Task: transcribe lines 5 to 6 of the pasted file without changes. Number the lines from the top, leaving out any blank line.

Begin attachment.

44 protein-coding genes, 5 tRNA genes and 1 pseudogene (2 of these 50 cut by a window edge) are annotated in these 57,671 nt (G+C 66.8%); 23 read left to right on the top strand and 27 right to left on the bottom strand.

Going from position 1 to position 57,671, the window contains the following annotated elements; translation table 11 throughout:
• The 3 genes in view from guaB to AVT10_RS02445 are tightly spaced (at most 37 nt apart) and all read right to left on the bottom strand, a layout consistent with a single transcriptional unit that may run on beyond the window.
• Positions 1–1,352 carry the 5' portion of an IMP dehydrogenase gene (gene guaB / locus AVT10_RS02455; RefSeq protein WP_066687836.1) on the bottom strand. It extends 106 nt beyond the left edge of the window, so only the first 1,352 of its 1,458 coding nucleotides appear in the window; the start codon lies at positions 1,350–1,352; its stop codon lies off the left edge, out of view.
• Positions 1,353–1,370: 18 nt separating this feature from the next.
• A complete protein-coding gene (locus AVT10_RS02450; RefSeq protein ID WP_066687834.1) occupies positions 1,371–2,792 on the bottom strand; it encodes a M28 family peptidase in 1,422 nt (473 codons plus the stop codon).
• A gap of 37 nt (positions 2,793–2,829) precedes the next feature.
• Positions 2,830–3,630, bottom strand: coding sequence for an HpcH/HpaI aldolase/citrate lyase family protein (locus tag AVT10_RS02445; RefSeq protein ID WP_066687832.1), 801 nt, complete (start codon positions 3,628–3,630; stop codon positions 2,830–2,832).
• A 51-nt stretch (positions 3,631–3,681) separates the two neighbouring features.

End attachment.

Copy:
• Positions 1,353–1,370: 18 nt separating this feature from the next.
• A complete protein-coding gene (locus AVT10_RS02450; RefSeq protein ID WP_066687834.1) occupies positions 1,371–2,792 on the bottom strand; it encodes a M28 family peptidase in 1,422 nt (473 codons plus the stop codon).